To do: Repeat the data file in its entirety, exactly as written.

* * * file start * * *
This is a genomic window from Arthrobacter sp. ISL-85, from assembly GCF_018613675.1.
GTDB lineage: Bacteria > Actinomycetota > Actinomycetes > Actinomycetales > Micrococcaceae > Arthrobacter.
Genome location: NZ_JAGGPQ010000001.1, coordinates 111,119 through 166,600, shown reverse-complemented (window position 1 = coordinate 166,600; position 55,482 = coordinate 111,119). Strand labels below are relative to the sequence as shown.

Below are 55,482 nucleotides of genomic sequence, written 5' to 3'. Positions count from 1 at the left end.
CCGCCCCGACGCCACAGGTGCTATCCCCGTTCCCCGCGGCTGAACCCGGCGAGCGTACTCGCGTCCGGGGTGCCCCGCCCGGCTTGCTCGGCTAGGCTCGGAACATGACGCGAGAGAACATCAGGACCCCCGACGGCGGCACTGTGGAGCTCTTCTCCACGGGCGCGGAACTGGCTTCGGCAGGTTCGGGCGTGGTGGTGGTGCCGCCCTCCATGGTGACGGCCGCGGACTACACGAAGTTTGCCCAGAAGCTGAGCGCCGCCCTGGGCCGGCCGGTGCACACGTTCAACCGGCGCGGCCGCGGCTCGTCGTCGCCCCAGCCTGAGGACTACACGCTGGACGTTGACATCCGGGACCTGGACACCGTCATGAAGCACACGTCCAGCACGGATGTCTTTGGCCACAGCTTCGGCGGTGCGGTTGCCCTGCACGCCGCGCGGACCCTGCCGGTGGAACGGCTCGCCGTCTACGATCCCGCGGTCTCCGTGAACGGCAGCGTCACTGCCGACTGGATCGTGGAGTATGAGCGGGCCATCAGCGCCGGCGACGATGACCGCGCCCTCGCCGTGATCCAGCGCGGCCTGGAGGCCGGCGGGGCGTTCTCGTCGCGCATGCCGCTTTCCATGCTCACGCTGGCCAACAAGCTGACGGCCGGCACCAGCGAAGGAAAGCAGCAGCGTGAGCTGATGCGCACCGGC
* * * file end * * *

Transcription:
This is a genomic window from Arthrobacter sp. ISL-85, from assembly GCF_018613675.1.
GTDB lineage: Bacteria > Actinomycetota > Actinomycetes > Actinomycetales > Micrococcaceae > Arthrobacter.
Genome location: NZ_JAGGPQ010000001.1, coordinates 111,119 through 166,600, shown reverse-complemented (window position 1 = coordinate 166,600; position 55,482 = coordinate 111,119). Strand labels below are relative to the sequence as shown.

Below are 55,482 nucleotides of genomic sequence, written 5' to 3'. Positions count from 1 at the left end.
CCGCCCCGACGCCACAGGTGCTATCCCCGTTCCCCGCGGCTGAACCCGGCGAGCGTACTCGCGTCCGGGGTGCCCCGCCCGGCTTGCTCGGCTAGGCTCGGAACATGACGCGAGAGAACATCAGGACCCCCGACGGCGGCACTGTGGAGCTCTTCTCCACGGGCGCGGAACTGGCTTCGGCAGGTTCGGGCGTGGTGGTGGTGCCGCCCTCCATGGTGACGGCCGCGGACTACACGAAGTTTGCCCAGAAGCTGAGCGCCGCCCTGGGCCGGCCGGTGCACACGTTCAACCGGCGCGGCCGCGGCTCGTCGTCGCCCCAGCCTGAGGACTACACGCTGGACGTTGACATCCGGGACCTGGACACCGTCATGAAGCACACGTCCAGCACGGATGTCTTTGGCCACAGCTTCGGCGGTGCGGTTGCCCTGCACGCCGCGCGGACCCTGCCGGTGGAACGGCTCGCCGTCTACGATCCCGCGGTCTCCGTGAACGGCAGCGTCACTGCCGACTGGATCGTGGAGTATGAGCGGGCCATCAGCGCCGGCGACGATGACCGCGCCCTCGCCGTGATCCAGCGCGGCCTGGAGGCCGGCGGGGCGTTCTCGTCGCGCATGCCGCTTTCCATGCTCACGCTGGCCAACAAGCTGACGGCCGGCACCAGCGAAGGAAAGCAGCAGCGTGAGCTGATGCGCACCGGC